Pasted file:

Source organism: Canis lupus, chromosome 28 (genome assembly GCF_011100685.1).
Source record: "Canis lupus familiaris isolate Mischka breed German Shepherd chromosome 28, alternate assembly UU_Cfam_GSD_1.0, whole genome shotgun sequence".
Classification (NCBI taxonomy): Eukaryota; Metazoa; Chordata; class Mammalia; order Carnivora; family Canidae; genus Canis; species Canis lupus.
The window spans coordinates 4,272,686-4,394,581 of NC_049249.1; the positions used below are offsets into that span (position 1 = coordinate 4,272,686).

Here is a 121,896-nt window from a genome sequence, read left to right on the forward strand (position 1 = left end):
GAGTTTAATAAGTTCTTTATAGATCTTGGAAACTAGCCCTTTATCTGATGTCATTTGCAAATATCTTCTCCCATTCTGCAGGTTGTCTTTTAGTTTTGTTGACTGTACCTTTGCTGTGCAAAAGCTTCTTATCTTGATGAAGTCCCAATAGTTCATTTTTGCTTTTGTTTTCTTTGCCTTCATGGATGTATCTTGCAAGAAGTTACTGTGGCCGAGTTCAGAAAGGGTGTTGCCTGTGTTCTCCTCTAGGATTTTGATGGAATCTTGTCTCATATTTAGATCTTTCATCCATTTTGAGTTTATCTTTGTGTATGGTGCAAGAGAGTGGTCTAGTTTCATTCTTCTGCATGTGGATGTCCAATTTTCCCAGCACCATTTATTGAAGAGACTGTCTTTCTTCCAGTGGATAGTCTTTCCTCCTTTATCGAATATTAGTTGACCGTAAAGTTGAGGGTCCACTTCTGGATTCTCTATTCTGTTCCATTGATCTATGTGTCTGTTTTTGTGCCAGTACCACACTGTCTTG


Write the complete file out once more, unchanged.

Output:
Source organism: Canis lupus, chromosome 28 (genome assembly GCF_011100685.1).
Source record: "Canis lupus familiaris isolate Mischka breed German Shepherd chromosome 28, alternate assembly UU_Cfam_GSD_1.0, whole genome shotgun sequence".
Classification (NCBI taxonomy): Eukaryota; Metazoa; Chordata; class Mammalia; order Carnivora; family Canidae; genus Canis; species Canis lupus.
The window spans coordinates 4,272,686-4,394,581 of NC_049249.1; the positions used below are offsets into that span (position 1 = coordinate 4,272,686).

Here is a 121,896-nt window from a genome sequence, read left to right on the forward strand (position 1 = left end):
GAGTTTAATAAGTTCTTTATAGATCTTGGAAACTAGCCCTTTATCTGATGTCATTTGCAAATATCTTCTCCCATTCTGCAGGTTGTCTTTTAGTTTTGTTGACTGTACCTTTGCTGTGCAAAAGCTTCTTATCTTGATGAAGTCCCAATAGTTCATTTTTGCTTTTGTTTTCTTTGCCTTCATGGATGTATCTTGCAAGAAGTTACTGTGGCCGAGTTCAGAAAGGGTGTTGCCTGTGTTCTCCTCTAGGATTTTGATGGAATCTTGTCTCATATTTAGATCTTTCATCCATTTTGAGTTTATCTTTGTGTATGGTGCAAGAGAGTGGTCTAGTTTCATTCTTCTGCATGTGGATGTCCAATTTTCCCAGCACCATTTATTGAAGAGACTGTCTTTCTTCCAGTGGATAGTCTTTCCTCCTTTATCGAATATTAGTTGACCGTAAAGTTGAGGGTCCACTTCTGGATTCTCTATTCTGTTCCATTGATCTATGTGTCTGTTTTTGTGCCAGTACCACACTGTCTTG